RAF Crash Sites 1942 – 1945

Posted in RAF Crash Sites 1942-1945
17 comments on “RAF Crash Sites 1942 – 1945
  1. Joe Lilley says:

    A Blackburn Botha Mk1 crashed 1.5 miles North of Hooton Park Cheshire. Registration No L6290.
    2 Killed Including Russell Charles Denny from Western Australia. Plane stalled on approach.

    • Ian D B says:

      Hi Joe, this is not one I have documented. Was Flight Sergeant Denny a relative?

      • Joe Lilley says:

        I went home to UK after 35 years in Australia and noted a grave site at St Pauls Church Hooton.
        I have traced the family of Russell Denny and sad to say he was one of two that were lost out of a crew of 4. Three months after his crash the plane was withdrawn from service. I have met family members and still search for information. Flt Sgt Denny was the only son in the family with 3 sisters still surviving out of 4.
        I was in the ATC at Hooton Park which was our private playground as kids. We often played in the Spitfire that was left in one of the hangars at Hooton.

        • Ian D B says:

          Thanks for adding that Joe. I feel inspired now to visit the crash site and add it to these pages.

          Great memories of playing in the Spitfire at Hooton. I’d have loved that as a kid. I’d love it now, in fact.


  2. Donnie Stewart says:

    You might find a couple of pieces I have put on YouTube/Lossie History of interest. They are eye-witness accounts of two crashes I witnessed. One was Aug 1St 1039, the other in 1944.

    I seem to remember that there were about 370 men lost in crashes from RAF Lossie

  3. Colin Mackay says:

    Does anybody have any details of Halifax DK 192 that crashed at Garrowby Hill on 7th Feb 1944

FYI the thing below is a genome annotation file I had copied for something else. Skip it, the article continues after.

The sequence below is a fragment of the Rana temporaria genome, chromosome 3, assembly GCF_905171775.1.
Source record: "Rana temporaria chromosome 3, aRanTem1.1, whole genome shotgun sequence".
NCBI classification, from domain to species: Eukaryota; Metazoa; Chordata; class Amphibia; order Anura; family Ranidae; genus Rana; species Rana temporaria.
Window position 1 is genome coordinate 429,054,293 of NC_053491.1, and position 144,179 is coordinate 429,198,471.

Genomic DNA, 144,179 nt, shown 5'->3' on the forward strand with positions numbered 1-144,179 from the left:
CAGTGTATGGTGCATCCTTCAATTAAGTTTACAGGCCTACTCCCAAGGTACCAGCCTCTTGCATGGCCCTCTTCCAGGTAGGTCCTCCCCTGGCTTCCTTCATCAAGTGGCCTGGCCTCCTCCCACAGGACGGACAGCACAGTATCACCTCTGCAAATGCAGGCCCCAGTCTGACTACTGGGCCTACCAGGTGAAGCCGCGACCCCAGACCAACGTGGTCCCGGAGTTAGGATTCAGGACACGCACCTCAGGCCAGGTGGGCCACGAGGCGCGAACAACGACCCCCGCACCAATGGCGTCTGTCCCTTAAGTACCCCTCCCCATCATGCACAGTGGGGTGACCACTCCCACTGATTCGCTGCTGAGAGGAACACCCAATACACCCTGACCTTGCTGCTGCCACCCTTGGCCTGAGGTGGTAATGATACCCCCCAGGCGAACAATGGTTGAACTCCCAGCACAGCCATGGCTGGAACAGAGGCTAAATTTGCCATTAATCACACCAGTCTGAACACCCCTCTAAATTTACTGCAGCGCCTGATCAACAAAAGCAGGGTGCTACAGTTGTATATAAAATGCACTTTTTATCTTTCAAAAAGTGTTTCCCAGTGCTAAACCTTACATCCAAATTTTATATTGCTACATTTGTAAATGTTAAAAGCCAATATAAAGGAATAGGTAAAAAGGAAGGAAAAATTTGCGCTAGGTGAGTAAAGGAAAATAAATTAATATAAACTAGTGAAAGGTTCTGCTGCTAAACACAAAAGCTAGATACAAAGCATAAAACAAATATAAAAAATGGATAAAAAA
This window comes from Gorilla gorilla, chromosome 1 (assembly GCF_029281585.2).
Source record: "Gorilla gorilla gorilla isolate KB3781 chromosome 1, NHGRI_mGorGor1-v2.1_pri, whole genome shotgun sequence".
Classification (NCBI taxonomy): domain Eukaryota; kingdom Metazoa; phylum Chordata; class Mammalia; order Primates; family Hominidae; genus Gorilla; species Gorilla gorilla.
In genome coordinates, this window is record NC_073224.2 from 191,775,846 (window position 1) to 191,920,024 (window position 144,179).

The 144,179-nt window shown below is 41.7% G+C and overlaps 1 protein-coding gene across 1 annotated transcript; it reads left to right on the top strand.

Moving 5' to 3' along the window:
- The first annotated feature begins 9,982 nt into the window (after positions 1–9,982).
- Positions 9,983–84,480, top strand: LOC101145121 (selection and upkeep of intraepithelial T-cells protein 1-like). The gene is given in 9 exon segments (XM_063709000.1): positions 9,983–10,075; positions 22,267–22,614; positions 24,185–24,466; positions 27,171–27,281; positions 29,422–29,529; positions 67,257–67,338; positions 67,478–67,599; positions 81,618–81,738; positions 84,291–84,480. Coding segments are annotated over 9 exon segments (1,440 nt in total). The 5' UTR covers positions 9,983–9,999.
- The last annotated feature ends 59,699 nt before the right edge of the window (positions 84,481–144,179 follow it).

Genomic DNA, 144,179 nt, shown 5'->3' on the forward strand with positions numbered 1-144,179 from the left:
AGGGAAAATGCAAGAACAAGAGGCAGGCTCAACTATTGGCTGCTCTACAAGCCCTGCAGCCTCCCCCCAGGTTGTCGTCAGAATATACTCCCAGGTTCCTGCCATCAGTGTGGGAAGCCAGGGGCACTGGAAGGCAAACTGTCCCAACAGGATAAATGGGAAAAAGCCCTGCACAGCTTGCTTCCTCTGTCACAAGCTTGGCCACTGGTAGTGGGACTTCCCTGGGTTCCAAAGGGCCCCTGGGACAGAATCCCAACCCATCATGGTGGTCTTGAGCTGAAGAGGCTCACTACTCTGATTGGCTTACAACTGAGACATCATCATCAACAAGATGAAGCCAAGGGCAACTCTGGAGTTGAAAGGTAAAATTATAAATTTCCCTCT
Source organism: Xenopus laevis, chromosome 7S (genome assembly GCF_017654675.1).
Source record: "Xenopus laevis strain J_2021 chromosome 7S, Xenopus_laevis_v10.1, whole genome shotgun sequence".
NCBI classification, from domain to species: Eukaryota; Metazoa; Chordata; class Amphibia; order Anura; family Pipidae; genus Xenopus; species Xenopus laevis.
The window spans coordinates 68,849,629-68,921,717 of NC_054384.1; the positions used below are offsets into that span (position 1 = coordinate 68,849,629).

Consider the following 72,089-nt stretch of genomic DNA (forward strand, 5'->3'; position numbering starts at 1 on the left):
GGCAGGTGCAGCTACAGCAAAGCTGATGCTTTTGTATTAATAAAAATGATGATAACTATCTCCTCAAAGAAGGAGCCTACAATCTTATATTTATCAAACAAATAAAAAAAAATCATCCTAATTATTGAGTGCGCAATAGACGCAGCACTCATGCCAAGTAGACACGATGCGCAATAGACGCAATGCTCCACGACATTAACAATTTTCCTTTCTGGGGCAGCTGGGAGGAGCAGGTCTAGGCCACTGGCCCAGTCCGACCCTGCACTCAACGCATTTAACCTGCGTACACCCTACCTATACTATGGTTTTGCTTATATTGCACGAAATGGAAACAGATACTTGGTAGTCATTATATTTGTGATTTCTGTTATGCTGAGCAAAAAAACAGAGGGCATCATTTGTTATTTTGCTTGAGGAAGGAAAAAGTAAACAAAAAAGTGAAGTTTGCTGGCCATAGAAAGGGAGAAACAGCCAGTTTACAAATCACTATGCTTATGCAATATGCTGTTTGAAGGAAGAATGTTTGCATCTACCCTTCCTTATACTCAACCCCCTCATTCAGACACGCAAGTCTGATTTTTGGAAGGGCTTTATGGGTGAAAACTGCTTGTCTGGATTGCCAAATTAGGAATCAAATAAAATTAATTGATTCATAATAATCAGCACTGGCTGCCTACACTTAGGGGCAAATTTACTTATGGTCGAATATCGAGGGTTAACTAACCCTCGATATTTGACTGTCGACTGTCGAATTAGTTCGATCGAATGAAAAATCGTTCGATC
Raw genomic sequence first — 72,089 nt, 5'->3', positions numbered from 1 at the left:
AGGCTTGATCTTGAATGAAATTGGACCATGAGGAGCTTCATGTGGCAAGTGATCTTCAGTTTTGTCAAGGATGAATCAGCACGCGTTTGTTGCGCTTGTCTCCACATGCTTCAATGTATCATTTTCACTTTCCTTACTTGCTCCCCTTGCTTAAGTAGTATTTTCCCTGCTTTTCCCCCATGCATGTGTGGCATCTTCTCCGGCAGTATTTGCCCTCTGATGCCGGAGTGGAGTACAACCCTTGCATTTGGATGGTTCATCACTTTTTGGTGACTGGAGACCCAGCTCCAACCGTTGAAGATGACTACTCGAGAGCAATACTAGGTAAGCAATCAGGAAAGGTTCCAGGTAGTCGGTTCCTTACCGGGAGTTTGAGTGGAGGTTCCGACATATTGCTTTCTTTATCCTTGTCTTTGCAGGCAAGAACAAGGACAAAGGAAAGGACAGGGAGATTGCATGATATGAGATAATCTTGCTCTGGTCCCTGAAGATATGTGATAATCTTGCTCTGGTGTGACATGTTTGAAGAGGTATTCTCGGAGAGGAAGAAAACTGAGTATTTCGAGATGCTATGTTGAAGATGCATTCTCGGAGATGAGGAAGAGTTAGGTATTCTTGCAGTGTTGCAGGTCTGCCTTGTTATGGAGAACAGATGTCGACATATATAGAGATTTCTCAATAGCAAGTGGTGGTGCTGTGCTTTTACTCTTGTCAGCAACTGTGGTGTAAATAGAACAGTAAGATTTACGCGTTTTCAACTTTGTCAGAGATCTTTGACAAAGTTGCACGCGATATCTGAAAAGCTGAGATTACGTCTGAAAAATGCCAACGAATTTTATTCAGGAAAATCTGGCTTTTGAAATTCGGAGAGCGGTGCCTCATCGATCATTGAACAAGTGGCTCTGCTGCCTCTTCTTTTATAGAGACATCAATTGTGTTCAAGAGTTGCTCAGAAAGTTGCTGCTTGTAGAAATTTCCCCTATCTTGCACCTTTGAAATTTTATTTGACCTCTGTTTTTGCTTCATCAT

4. Terry Rafter says:

    Hi everyone. I’m Terry Rafter from Australia. My uncle (SHC Thrower) was killed 16/11/1943 when “Wellington Mk 1c, DV918, from 21 Operational Training Unit took off from RAF Enstone at 2010 to carry out a training exercise. The aircraft crashed ten minutes later in the circuit of Enstone airfield, at Hookerswell Farm on south-east side of Little Tew”. I was wondering by any chance does anyone know of any photographs (old or new) of the crash site/remains? Kind regards, Terry

  5. John Hugh says:

    I’ve been asked to find the site where Lancaster ED835 crashed in May 1943 when returning, badly damaged, from a combat mission. It is supposed to be on a farm in the area of Hotham and North Cave in Yorkshire. Any info gratefully received.

  6. Mick Wright says:

    Hi. This is the first time I have visited this site. Fantastic. What great work being done here. Wondered if anyone has any info on a crash that occurred on 27/08/1944 one mile n/w of Stowmarket in which my wife’s father was killed. He was the flight engineer.

  7. Hi there. Martin here. Does anyone know of the crash site of my uncle. I think he crashed in chorley . Cheshire. While he was traning another pilot. His name is flight sergent robert sidney brothwell raf 1238487. Hope you can help.

  8. Jonathan D'Hooghe says:

    Can anyone tell me anything about a crew of 4 all killed and buried in a civilian cemetery Aadum, Denmark. Date of crash/deaths is 29 April 1943. Crew were, Hailey, Sindrey, Barton and Surtees all RAFVR 218 (Gold Coast) Sdn. What were they doing? Any news appreciated.

    • David says:

      Hi Jonathan,
      On the 28/29th April 1943 was a hugh 207 aircraft force on a ” gardening radish” mine laying
      operation and because of low cloud base forced the aircraft to fly very low over the German and
      Danish coasts.. total of 22 aircraft were lost… thats all i know ..

  9. Pat Ladd says:

    Does anyone have info on the crash of an Albemarle in the fields just below the Westbury White Horse in Wiltshire. The Albemarle/Waco combi took off from Keevil. I saw the crash which was caused by the Waco on tow getting out of position and pulling the tail of the tug to starboard. The result was that the Albemarles port wing stalled and she dived vertically into the ground. I remember being interviewed by an RAF Officer who was interested that the Albemarle cast off the tow rope before falling out of the sky, thus saving the Waco. Had the glider still been attached the sudden dive/spin of the tug would have broken the Waco in half.

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